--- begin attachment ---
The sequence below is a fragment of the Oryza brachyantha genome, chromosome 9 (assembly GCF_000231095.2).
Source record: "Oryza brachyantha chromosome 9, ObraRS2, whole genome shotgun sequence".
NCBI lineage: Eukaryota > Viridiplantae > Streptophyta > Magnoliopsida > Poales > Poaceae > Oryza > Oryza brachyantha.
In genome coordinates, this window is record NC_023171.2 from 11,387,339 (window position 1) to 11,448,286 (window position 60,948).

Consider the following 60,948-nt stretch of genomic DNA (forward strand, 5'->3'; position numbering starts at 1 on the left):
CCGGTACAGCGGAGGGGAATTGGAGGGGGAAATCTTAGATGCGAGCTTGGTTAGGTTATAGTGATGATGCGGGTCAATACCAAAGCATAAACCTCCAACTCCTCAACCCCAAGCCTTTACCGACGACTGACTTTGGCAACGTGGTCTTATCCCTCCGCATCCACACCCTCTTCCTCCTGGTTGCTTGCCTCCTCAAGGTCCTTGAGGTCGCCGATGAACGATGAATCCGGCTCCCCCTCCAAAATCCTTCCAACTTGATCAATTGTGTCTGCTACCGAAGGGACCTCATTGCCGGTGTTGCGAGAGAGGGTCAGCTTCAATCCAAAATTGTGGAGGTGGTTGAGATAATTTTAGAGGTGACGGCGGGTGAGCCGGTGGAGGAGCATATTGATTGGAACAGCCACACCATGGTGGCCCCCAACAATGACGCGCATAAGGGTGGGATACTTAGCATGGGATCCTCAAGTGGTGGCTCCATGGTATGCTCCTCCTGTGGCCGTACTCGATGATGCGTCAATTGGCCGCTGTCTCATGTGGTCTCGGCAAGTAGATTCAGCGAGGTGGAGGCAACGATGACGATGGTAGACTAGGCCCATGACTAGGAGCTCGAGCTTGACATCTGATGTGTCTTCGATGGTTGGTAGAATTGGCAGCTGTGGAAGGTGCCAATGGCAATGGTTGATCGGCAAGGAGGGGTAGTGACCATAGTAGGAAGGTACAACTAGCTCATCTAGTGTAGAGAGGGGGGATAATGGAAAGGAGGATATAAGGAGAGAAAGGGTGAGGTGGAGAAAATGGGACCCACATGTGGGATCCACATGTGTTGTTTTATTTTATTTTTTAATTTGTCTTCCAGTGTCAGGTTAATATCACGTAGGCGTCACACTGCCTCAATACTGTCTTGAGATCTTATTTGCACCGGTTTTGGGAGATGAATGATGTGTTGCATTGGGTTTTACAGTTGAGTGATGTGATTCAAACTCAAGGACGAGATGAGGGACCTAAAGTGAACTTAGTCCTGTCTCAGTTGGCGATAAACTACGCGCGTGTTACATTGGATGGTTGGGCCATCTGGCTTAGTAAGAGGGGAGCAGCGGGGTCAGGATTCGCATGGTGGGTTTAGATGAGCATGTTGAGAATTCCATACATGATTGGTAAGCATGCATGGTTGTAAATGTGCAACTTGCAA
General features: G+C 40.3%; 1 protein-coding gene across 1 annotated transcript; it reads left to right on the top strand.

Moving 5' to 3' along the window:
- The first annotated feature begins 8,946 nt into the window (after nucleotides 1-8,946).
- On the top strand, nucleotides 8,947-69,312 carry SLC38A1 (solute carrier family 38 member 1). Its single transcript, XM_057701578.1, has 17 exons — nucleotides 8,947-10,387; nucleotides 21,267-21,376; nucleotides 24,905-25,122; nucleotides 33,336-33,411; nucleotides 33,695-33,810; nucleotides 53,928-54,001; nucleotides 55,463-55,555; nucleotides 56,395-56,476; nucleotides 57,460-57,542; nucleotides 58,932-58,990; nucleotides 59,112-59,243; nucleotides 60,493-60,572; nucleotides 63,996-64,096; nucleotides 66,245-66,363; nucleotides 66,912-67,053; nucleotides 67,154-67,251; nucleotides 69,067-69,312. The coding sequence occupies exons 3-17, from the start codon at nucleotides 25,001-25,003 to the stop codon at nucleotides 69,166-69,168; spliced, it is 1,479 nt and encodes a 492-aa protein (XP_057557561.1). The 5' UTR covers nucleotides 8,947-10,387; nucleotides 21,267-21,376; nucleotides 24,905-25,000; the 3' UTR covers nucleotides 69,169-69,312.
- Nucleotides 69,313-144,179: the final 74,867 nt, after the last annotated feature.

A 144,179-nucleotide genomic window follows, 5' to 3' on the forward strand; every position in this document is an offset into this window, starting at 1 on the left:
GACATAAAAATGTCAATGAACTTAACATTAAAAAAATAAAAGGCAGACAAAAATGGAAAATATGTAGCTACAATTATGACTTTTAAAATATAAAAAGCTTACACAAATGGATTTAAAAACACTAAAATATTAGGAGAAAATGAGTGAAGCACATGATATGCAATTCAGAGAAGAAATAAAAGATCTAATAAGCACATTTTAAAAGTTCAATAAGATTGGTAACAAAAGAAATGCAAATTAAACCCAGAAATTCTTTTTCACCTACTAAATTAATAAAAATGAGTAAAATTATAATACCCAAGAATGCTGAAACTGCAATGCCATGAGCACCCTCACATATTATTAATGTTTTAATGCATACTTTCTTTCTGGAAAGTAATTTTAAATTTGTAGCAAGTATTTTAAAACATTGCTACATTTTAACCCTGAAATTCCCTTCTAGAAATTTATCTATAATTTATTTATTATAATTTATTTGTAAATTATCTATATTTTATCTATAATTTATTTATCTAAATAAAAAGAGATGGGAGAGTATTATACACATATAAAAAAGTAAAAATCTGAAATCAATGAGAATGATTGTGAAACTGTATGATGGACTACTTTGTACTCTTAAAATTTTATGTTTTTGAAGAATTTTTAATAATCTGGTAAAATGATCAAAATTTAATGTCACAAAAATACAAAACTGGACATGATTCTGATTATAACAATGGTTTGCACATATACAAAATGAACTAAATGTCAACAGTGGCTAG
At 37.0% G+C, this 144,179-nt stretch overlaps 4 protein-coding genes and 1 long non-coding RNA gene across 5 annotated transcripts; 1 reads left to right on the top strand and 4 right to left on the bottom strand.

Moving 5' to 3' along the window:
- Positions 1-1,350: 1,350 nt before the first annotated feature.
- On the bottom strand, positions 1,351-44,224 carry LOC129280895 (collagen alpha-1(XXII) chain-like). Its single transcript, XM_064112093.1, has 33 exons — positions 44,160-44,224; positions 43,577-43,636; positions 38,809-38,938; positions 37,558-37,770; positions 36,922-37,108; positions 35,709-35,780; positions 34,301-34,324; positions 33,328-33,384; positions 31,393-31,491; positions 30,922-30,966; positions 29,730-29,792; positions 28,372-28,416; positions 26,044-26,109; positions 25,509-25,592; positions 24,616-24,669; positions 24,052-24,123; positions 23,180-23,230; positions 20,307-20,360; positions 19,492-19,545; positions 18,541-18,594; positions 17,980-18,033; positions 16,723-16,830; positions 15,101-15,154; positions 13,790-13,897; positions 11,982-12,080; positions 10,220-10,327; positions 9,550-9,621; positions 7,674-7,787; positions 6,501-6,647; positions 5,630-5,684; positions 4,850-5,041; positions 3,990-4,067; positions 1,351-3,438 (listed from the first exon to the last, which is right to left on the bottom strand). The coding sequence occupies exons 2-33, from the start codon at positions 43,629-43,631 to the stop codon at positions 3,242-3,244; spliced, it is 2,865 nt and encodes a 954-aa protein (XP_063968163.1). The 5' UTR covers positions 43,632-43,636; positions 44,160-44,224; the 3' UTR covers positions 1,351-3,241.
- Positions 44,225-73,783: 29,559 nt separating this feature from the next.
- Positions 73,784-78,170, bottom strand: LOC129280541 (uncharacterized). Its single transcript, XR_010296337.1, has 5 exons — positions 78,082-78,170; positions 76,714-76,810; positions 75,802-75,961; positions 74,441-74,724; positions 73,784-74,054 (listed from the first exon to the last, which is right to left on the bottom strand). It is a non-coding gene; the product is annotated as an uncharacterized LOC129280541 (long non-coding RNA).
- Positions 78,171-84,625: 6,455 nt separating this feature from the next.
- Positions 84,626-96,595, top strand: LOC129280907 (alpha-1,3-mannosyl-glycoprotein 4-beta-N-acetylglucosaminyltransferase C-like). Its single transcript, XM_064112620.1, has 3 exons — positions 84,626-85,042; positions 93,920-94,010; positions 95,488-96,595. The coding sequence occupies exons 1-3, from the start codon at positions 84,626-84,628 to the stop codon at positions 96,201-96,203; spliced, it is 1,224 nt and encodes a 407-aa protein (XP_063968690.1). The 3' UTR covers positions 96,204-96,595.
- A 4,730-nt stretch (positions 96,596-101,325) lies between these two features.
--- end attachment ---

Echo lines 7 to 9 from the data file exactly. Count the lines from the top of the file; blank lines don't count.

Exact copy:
General features: G+C 40.3%; 1 protein-coding gene across 1 annotated transcript; it reads left to right on the top strand.

Moving 5' to 3' along the window:
- The first annotated feature begins 8,946 nt into the window (after nucleotides 1-8,946).